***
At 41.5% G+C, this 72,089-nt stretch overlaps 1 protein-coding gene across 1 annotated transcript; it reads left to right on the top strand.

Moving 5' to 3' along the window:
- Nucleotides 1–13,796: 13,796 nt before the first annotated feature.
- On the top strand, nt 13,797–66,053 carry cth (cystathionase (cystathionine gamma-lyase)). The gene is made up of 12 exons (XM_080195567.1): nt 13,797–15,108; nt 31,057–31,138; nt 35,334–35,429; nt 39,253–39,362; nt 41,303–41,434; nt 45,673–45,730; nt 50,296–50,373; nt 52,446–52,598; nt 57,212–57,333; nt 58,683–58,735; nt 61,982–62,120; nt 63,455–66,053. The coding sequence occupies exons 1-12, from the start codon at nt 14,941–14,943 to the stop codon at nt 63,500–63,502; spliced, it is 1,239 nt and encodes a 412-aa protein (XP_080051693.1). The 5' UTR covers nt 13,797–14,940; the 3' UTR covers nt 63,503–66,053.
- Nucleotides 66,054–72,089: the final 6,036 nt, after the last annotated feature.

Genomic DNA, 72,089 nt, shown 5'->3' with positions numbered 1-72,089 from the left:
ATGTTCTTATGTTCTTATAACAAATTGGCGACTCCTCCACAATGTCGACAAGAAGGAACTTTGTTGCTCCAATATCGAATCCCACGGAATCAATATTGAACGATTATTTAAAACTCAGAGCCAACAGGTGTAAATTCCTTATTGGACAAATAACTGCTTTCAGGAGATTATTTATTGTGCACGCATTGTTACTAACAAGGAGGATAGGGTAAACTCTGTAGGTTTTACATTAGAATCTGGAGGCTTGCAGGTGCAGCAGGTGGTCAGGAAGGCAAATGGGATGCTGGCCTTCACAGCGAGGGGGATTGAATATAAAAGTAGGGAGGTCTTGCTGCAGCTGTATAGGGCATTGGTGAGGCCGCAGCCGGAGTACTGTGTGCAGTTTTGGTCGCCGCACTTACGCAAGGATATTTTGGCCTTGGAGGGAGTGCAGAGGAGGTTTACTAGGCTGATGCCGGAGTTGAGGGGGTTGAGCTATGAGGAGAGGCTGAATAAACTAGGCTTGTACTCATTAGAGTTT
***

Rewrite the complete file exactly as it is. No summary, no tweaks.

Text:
At 41.5% G+C, this 72,089-nt stretch overlaps 1 protein-coding gene across 1 annotated transcript; it reads left to right on the top strand.

Moving 5' to 3' along the window:
- Nucleotides 1–13,796: 13,796 nt before the first annotated feature.
- On the top strand, nt 13,797–66,053 carry cth (cystathionase (cystathionine gamma-lyase)). The gene is made up of 12 exons (XM_080195567.1): nt 13,797–15,108; nt 31,057–31,138; nt 35,334–35,429; nt 39,253–39,362; nt 41,303–41,434; nt 45,673–45,730; nt 50,296–50,373; nt 52,446–52,598; nt 57,212–57,333; nt 58,683–58,735; nt 61,982–62,120; nt 63,455–66,053. The coding sequence occupies exons 1-12, from the start codon at nt 14,941–14,943 to the stop codon at nt 63,500–63,502; spliced, it is 1,239 nt and encodes a 412-aa protein (XP_080051693.1). The 5' UTR covers nt 13,797–14,940; the 3' UTR covers nt 63,503–66,053.
- Nucleotides 66,054–72,089: the final 6,036 nt, after the last annotated feature.

Genomic DNA, 72,089 nt, shown 5'->3' with positions numbered 1-72,089 from the left:
ATGTTCTTATGTTCTTATAACAAATTGGCGACTCCTCCACAATGTCGACAAGAAGGAACTTTGTTGCTCCAATATCGAATCCCACGGAATCAATATTGAACGATTATTTAAAACTCAGAGCCAACAGGTGTAAATTCCTTATTGGACAAATAACTGCTTTCAGGAGATTATTTATTGTGCACGCATTGTTACTAACAAGGAGGATAGGGTAAACTCTGTAGGTTTTACATTAGAATCTGGAGGCTTGCAGGTGCAGCAGGTGGTCAGGAAGGCAAATGGGATGCTGGCCTTCACAGCGAGGGGGATTGAATATAAAAGTAGGGAGGTCTTGCTGCAGCTGTATAGGGCATTGGTGAGGCCGCAGCCGGAGTACTGTGTGCAGTTTTGGTCGCCGCACTTACGCAAGGATATTTTGGCCTTGGAGGGAGTGCAGAGGAGGTTTACTAGGCTGATGCCGGAGTTGAGGGGGTTGAGCTATGAGGAGAGGCTGAATAAACTAGGCTTGTACTCATTAGAGTTT